How to cancel a credit card
-- the right way
always a right way and a wrong way to do things, and that goes for canceling
a credit card.
Whatever your reason for getting rid of a credit card you'll
want to make sure you do it thoroughly and that no harm is done to your credit
First, don't try to cancel a card while you're paying the
balance. Cancel the card only after you have paid off the balance in full.
"There isn't a need to cancel that account until you're
through with it," says Jean Brannan, community outreach coordinator for Consumer
Credit Counseling Service in West Palm Beach, Fla. She adds that you have to
employ self-discipline and stop using a card while you're paying off the balance.
OK, let's say you have paid off a card's balance and you
want to cancel the account. Brannan suggests that you do the following, in order:
- Notify the card issuer by phone.
- Follow up by notifying the card issuer in writing.
- Get a copy of your credit report and make sure it's
- Repeat, if necessary.
Notify the issuer by phone
Your issuer's customer-service number will be printed on the back of
the card, on the monthly statement, or both. Call that number, confirm that
your balance is zero, and notify the customer-service representative that you're
canceling the card.
Do not call to cancel a card if you still have
a balance. If the card issuer knows you are thinking about leaving, it could
raise your interest rates to the maximum allowable by law as a penalty for closing
the account, if you do so with an outstanding balance.
Some companies will allow you to cancel without
even talking to a customer service representative. Others will transfer you
to a special department for the sole purpose of trying to convince you to not
cancel your card.
Steve Rhodes, past president of Myvesta.org,
a financial crisis treatment center, suggests you spend a little time listening
to the representative. They might be willing to lower your interest rate, offer
a two-for-one airline ticket, or upgrade your standard card to platinum. Carefully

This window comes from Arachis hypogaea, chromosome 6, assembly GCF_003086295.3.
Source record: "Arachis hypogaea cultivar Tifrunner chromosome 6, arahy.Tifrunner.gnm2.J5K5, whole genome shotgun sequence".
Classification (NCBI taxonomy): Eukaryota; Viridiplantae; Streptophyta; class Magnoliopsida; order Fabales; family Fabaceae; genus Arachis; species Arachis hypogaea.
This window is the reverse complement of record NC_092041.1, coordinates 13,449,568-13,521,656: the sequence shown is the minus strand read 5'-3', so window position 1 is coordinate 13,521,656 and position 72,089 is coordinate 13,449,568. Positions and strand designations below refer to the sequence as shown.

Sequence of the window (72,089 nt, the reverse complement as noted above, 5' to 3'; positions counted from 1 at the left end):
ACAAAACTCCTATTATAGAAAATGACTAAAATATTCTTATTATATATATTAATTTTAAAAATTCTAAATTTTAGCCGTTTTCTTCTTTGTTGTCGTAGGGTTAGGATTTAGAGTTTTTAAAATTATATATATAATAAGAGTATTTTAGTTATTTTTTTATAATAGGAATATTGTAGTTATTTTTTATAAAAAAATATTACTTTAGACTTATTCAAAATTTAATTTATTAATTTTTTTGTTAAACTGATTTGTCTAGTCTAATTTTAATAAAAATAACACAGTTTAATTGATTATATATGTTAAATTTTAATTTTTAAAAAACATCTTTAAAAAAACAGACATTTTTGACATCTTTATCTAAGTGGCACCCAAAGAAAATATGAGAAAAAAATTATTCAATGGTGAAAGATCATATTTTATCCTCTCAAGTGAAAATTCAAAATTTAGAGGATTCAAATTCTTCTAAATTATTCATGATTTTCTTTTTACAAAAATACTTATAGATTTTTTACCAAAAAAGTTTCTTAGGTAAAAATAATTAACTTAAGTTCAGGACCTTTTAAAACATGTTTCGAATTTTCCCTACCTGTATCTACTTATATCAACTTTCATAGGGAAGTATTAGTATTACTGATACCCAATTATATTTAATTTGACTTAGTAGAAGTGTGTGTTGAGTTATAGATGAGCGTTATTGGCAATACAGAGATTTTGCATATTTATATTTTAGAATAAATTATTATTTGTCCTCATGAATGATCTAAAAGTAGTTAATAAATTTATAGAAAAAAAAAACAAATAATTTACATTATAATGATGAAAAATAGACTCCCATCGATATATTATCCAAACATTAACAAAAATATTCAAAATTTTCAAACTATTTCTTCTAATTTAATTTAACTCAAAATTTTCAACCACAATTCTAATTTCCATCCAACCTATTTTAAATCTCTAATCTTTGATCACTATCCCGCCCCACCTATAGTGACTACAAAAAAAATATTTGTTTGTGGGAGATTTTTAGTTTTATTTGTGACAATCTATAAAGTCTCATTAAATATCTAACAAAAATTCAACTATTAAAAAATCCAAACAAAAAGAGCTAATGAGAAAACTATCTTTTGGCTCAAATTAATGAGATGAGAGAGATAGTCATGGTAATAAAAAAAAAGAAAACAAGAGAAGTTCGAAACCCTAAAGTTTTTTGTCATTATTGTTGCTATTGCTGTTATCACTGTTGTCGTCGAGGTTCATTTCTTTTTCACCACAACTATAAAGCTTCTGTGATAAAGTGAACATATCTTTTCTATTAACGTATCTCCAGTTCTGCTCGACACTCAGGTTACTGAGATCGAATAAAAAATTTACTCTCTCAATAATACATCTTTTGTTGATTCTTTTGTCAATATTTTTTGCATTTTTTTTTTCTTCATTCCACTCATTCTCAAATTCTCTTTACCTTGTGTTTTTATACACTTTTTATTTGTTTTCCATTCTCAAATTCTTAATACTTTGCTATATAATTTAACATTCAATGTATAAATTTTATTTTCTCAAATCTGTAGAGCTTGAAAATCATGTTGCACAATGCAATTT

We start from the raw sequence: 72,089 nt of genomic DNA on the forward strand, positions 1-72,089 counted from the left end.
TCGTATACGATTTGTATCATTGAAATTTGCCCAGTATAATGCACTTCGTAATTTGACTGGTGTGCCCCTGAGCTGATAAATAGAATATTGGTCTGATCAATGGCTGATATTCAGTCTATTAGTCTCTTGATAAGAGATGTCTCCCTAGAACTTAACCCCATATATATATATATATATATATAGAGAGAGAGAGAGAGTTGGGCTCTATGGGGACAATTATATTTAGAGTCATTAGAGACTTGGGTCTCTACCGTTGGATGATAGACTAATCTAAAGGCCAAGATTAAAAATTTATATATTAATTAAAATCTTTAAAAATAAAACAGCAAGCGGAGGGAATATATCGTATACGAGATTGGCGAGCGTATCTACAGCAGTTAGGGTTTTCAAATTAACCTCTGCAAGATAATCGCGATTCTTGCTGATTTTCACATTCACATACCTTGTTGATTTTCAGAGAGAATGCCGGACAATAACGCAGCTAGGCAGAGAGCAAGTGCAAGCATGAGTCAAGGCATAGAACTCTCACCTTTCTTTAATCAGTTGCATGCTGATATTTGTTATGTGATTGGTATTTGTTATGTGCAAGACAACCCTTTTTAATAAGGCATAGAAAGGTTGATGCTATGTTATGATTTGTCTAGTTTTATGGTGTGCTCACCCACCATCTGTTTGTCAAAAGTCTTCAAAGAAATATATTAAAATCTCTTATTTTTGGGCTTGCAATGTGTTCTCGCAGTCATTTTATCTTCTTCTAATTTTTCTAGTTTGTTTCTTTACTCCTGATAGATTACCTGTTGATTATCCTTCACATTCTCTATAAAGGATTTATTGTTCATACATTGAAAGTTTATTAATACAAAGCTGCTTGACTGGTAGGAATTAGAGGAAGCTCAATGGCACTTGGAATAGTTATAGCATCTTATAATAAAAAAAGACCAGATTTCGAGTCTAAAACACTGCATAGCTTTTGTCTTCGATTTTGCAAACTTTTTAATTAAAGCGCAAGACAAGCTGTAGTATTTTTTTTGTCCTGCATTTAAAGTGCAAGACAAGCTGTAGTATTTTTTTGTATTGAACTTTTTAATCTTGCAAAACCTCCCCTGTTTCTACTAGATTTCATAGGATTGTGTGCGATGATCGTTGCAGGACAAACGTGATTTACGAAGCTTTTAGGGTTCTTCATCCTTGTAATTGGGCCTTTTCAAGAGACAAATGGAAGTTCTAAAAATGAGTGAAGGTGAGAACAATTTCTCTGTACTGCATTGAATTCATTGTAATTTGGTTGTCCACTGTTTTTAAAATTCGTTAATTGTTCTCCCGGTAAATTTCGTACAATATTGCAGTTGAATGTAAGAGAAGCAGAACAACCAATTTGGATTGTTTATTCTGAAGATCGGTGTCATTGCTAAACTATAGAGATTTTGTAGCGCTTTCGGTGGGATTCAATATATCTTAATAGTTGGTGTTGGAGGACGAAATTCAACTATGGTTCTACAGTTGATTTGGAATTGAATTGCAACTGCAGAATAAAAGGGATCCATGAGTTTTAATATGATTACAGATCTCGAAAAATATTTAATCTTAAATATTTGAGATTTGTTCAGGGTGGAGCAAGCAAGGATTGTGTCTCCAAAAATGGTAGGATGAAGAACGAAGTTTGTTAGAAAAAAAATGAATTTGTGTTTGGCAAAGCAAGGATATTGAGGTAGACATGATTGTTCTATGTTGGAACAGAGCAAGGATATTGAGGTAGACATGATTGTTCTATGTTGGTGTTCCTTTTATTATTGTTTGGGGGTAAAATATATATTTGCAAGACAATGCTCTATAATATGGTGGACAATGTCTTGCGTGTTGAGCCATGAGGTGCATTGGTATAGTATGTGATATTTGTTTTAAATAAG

consider the ramifications of keeping the card open. If you are in the process
of reducing the number of credit cards you carry, then cancel a different card.
If no such offers are made, or appeal to you,
then go ahead with the cancellation and do not allow the representative to convince
Follow up with a letter
Write a short letter to the card issuer. "If you can get a name so you
can send it directly to someone, that is better," Brannan says.
The letter should say that you're closing your account
and that you want your credit record to reflect the fact that you requested
that the account be closed. Provide your name, address and account number.
Send the letter by certified mail or return receipt requested.
That way you can prove that the card issuer received your letter, Brannan says.
Then, wait a month.
"You can allow as much as 30 days for the closing of your
account," Brannan says. "Then get a copy of your credit report and make sure
it says 'Closed at customer's request' and that (the account) actually has been
taken off your credit report."
Check your credit report
You don't want your report to say the account was "closed by creditor,"
because that reflects negatively on you.
If the card issuer mistakenly reported that the issuer,
not you, closed the account, you'll have to return to the beginning. Call the
customer-service department to report the mistake, follow up with a letter sent